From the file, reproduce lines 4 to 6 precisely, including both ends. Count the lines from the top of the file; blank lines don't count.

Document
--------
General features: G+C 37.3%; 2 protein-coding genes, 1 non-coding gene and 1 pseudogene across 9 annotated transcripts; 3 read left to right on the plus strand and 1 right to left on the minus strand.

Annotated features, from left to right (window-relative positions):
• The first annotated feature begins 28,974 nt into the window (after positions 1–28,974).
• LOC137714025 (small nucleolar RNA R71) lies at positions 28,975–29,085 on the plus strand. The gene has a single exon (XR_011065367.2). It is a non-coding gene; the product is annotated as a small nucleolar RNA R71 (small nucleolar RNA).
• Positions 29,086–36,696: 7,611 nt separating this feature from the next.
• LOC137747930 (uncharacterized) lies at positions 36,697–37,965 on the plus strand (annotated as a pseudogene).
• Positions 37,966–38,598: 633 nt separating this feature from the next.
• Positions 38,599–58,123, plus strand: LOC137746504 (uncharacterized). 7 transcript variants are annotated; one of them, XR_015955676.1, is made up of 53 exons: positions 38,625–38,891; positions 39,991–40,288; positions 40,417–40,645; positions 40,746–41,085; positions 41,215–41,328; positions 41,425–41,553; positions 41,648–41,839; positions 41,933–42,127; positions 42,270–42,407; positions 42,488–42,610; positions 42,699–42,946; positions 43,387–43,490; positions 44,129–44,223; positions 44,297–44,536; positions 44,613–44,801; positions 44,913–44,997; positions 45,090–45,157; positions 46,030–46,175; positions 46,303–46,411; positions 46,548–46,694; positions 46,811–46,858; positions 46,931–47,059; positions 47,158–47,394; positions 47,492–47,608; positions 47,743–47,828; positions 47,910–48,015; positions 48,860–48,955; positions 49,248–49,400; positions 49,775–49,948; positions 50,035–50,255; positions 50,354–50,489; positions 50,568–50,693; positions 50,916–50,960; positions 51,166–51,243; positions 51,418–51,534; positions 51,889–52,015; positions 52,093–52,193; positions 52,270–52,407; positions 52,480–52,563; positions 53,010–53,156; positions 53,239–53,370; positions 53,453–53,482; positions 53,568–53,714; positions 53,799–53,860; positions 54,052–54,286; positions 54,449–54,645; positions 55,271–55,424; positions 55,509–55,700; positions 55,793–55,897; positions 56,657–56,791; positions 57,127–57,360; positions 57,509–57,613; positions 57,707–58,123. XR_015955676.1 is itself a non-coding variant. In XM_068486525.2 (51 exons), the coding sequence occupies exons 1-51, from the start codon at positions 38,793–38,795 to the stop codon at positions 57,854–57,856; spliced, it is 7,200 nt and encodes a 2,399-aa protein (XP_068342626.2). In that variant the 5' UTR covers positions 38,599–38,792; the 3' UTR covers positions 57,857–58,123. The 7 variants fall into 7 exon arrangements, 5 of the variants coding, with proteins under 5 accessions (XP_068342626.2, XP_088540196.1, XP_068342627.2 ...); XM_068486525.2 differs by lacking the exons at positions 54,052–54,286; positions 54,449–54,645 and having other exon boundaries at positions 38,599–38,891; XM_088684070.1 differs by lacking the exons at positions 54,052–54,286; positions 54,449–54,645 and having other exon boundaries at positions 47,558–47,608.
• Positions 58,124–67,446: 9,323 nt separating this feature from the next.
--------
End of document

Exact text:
• LOC137714025 (small nucleolar RNA R71) lies at positions 28,975–29,085 on the plus strand. The gene has a single exon (XR_011065367.2). It is a non-coding gene; the product is annotated as a small nucleolar RNA R71 (small nucleolar RNA).
• Positions 29,086–36,696: 7,611 nt separating this feature from the next.
• LOC137747930 (uncharacterized) lies at positions 36,697–37,965 on the plus strand (annotated as a pseudogene).